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Conservative Texas convention challenges BGCT treasurer on finance statements

IRVING, Texas (BP)–Southern Baptist churches considering affiliation with Southern Baptists of Texas Convention have access to retirement and protection matching funds equal to other state conventions while also maintaining their tax-exempt status, according to a spokesman for the new state convention.

The SBTC spokesman was speaking out Jan. 30 in response to statements by the Baptist General Convention of Texas’ treasurer implying that churches risk losing benefits and their tax-exempt status if they vote to move to the SBTC, the new conservative state convention.

Responding to allegations in a Jan. 29 Texas Baptist Standard article written by a BGCT writer, SBTC’s minister of church relations, Casey Perry, said, “Our state convention provides matching funds and protection benefits including survivor, disability and death benefits comparable to other state conventions in an agreement with the Annuity Board. The statements attributed to the BGCT treasurer are misleading, at best.” Perry said he had fielded numerous calls from concerned pastors and one director of missions misled by the BGCT statements.

The Standard article quoted BGCT treasurer Roger Hall as saying that churches that stop contributing to the BGCT’s ministries cannot qualify for BGCT matching contributions to the Ministers’ Protection Plan. Hall notes that such contributions “help to provide life insurance and disability insurance during working years and help build benefits for retirement years,” implying that the BGCT is the only convention offering such benefits.

Perry pointed out that the SBTC’s first cooperative agreement was with the Annuity Board. Churches affiliated with the SBTC can include ministerial persons as well as secretaries and custodians who meet the conditions of the plan, he said, noting, “Our affiliated churches will not lose matching funds or protection benefits and may continue through our agreement with the Annuity Board.”

The Annuity Board’s executive officer for denominational relations, Curt Sharp, stated that all state Baptist conventions are signatories to the Church Annuity Plan. “Eligible Church Annuity Plan participants in SBTC churches, like eligible participants in churches affiliated with other state Baptist conventions, receive Protection Section benefits at no additional cost to the church.”

The BGCT treasurer also gave the impression that a church affiliating with SBTC risks losing its tax-exempt status by no longer qualifying for the convention’s group ruling. “If a church is not participating with the BGCT, it would not qualify for that group exemption and would have to make other arrangements,” Hall said in the Standard article.

Cooperating churches of the Southern Baptist Convention may obtain the 501(C)3 tax-exempt letter for their church by contacting the Executive Committee of the SBC. SBTC offices can assist churches with their request to the Executive Committee concerning tax-exempt matters and other information just as any other state convention would provide assistance.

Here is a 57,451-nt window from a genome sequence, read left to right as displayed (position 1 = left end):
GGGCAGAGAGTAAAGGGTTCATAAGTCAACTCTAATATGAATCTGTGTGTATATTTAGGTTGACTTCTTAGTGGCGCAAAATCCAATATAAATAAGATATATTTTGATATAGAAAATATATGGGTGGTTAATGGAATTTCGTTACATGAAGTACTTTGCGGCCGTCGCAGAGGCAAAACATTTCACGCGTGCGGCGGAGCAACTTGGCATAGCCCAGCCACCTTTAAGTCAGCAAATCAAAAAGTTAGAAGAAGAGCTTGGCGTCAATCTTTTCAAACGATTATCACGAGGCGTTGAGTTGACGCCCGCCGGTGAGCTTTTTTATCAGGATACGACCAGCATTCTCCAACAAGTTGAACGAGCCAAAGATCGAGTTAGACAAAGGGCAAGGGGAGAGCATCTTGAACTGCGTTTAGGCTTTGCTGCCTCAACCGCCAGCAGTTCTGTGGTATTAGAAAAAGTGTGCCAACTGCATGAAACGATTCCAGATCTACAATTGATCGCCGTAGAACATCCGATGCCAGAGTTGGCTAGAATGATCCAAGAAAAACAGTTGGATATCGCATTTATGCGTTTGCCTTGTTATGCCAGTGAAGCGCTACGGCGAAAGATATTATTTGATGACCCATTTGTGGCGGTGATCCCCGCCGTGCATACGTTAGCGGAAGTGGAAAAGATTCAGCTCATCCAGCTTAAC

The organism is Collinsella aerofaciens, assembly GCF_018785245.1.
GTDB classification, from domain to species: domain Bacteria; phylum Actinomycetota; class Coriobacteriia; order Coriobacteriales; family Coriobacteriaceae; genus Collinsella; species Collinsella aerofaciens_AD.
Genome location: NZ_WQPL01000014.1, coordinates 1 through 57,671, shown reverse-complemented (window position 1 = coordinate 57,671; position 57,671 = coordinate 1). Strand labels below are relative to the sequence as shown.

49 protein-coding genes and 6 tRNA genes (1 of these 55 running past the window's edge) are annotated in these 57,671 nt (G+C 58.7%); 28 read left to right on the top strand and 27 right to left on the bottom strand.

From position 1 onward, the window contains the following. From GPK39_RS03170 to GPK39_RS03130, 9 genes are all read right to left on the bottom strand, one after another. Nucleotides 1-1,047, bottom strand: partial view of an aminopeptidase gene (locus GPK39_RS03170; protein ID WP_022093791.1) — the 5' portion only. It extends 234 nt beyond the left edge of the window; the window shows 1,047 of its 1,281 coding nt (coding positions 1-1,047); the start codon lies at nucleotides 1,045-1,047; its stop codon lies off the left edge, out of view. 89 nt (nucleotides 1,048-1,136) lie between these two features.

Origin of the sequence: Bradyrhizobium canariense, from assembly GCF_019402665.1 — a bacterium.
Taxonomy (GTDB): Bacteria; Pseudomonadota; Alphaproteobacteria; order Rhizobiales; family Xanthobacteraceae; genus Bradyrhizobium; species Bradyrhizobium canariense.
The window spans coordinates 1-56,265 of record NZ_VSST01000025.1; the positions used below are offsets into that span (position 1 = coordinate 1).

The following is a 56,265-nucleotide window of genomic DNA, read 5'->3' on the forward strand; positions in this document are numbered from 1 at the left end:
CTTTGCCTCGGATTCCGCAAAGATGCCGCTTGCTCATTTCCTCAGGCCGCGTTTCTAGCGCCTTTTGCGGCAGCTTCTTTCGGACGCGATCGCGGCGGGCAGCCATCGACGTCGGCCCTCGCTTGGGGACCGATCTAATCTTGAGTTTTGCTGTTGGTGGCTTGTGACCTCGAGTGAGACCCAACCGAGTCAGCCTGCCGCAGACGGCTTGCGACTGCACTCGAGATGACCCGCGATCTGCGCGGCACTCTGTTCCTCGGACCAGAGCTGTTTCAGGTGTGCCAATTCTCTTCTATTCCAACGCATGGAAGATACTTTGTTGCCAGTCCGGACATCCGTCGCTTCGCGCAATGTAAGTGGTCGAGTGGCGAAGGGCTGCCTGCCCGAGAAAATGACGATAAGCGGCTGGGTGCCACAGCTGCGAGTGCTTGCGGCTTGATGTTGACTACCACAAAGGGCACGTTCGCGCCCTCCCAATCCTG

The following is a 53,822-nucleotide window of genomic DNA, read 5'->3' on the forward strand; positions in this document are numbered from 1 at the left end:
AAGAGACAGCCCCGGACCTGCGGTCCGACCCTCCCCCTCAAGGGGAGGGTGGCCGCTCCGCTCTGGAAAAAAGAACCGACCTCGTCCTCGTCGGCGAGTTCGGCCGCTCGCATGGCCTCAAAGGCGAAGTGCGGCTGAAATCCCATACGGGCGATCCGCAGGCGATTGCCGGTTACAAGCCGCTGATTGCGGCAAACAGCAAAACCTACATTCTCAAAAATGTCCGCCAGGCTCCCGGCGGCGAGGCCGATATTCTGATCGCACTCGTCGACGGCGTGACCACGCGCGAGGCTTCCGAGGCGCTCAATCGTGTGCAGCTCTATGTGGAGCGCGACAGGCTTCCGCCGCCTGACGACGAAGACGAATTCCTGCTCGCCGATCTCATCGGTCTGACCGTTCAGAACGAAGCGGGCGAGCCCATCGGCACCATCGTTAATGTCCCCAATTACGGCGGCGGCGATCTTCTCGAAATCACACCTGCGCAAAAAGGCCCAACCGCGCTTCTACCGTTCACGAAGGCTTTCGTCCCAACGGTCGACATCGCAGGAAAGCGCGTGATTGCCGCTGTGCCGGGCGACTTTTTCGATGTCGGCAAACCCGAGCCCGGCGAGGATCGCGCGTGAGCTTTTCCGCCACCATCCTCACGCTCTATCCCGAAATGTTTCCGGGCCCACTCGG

Perry can be contacted at the SBTC offices via telephone at (972) 953-0878; e-mail, [email protected]; or mail, P.O. Box 168585, Irving, TX 75016.

The comments by Hall were prompted by a Jan. 15 mailing from SBC Executive Committee to 4,900 Texas Baptist churches. Churches were informed of options available in forwarding Cooperative Program gifts to support the work of more than 10,000 missionaries around the world, the preparation of more than 12,000 ministers at SBC seminaries, and other convention causes such as advocacy of ethics and religious liberty in governmental affairs.

Clear instructions were deemed helpful to the churches affected by dramatic funding changes in the BGCT budget. Messengers to the fall convention voted to reduce funding for Southern Baptist seminaries from $5.3 million to no more than $1 million. Only Southern Baptist seminary students who have been members of a BGCT church in Texas for two years will receive support in the approved budget. And if church-directed funds for the seminaries through the BGCT meet or exceed the $1 million total, then the support for Texas students in SBC seminaries will be considered to have been met, capping contributions at the reduced level.

In addition, the Ethics & Religious Liberty Commission lost all BGCT funding, taking a $345,000 hit, while the Executive Committee of the SBC saw its funding from BGCT drop from $706,000 to $10,000.

The new Southern Baptists of Texas Convention hopes to have a part in making up that shortfall by challenging 100 churches to give $10,000 above current Cooperative Program gifts to provide an additional $1 million. Half of excess receipts received by the SBTC in the coming year will go to the defunded SBC entities.

Sending Cooperative Program gifts through the new convention was among three funding options explained in the Executive Committee mailing. The remaining two options would channel CP gifts for the SBC through the BGCT.

SBTC is the first of state conventions affiliated with the SBC to forward 51 percent of its CP receipts to SBC missions and ministries.

“The important differences between our convention and the BGCT are doctrinal,” SBTC communications director Gary Ledbetter explained. “Churches that stand with us on the inerrancy of Scripture do not risk the livelihood of their pastors or the future of their ministry. Quite the contrary. Churches that without apology build their ministries on the perfect Word of God have a gospel that is sure and clear. Our commitment to the SBC also gives us a unique and effective way to share this gospel through a missions force of over 10,000 men and women trained by six of the premier seminaries in the world. That’s no risky scheme.”

    About the Author

  • Tammi Reed Ledbetter